US-China trade war and protectionism in the West, not India, dragging down global growth

US-China trade war and protectionism in the West, not India, dragging down global growth
US-China trade war and protectionism in the West, not India, dragging down global growth

Many economists feel that some green shoots of growth are visible within the Indian economy but it is best to wait for more widely dispersed signs of a turnaround before breathing a little easier.

The International Monetary Fund (IMF) has projected India to grow at 4.8 per cent this year, down sharply from the 6.1 per cent forecast in October 2019, and blamed it for dragging global growth down. Since India is the world's fifth-largest economy in purchasing power parity terms and seventh largest in nominal terms, there is, mathematically, some truth in this.

But this argument ignores the point that the US-China trade war and protectionist policies in the US and Europe have a far greater influence on global growth numbers. These countries are fully integrated into, and, in fact, control global supply chains. Their trade policies impact the economies of every country and, therefore, impact the global economy a lot more than headline Indian growth rates. So, IMF's prognosis is unfair as it lays a disproportionate share of the blame on India. Having said that, there is an urgent need to address the root causes of the Indian slowdown - a fall in consumption and investment rates, rural distress, banking stress and the resulting fall in consumer confidence levels - on a war footing.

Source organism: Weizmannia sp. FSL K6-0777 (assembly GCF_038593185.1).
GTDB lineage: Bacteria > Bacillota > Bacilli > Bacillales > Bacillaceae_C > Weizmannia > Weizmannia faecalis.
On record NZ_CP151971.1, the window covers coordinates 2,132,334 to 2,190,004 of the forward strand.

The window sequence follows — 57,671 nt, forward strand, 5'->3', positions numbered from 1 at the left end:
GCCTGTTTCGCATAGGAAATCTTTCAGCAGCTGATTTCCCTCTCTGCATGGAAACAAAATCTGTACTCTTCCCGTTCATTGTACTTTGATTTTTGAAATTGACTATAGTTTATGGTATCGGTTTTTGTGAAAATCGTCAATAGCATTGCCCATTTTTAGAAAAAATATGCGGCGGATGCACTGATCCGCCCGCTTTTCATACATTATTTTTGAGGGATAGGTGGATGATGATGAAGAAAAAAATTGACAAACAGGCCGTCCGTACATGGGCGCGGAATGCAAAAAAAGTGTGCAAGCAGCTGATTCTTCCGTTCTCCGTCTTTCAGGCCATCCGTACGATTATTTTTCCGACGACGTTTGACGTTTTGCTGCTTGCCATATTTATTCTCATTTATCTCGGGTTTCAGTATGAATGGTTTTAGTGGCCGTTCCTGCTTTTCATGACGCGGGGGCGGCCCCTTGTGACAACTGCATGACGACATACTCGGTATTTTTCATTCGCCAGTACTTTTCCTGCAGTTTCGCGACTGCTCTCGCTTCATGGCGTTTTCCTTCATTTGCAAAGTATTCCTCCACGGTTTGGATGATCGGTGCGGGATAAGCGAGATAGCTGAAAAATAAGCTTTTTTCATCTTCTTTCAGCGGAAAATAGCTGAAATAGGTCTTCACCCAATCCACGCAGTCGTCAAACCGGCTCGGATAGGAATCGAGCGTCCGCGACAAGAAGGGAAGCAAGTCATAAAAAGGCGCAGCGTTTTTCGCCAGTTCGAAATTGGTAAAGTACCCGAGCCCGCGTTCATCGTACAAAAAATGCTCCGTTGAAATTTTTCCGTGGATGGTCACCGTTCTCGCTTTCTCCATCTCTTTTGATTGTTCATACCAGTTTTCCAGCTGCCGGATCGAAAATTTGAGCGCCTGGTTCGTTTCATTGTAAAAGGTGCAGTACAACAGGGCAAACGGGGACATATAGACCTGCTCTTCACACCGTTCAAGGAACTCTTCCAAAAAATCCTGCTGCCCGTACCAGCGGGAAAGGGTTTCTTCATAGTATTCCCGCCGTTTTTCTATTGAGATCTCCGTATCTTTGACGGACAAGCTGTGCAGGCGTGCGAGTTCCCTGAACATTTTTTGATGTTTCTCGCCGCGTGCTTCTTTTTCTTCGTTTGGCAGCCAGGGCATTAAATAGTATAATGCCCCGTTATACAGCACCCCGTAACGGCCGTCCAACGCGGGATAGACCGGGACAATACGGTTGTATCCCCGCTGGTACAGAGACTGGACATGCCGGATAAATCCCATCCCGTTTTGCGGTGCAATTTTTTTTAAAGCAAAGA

India's Narendra Modi government has already made a good start by lowering corporate tax rates and easing foreign direct investment norms across sectors such as single-brand retail, coal mining, insurance intermediaries, among others.

This momentum must be maintained by pushing through the ongoing labour reforms, by easing the other two rigid factor markets - capital and land - and by quickly addressing the bottlenecks in the GST architecture and direct taxes to address both the demand and supply sides. Many economists feel the Indian economy has bottomed out and that some green shoots of growth are visible. That should be cause for some optimism, but it is best to wait for more widely dispersed signs of a turnaround before breathing a little easier.

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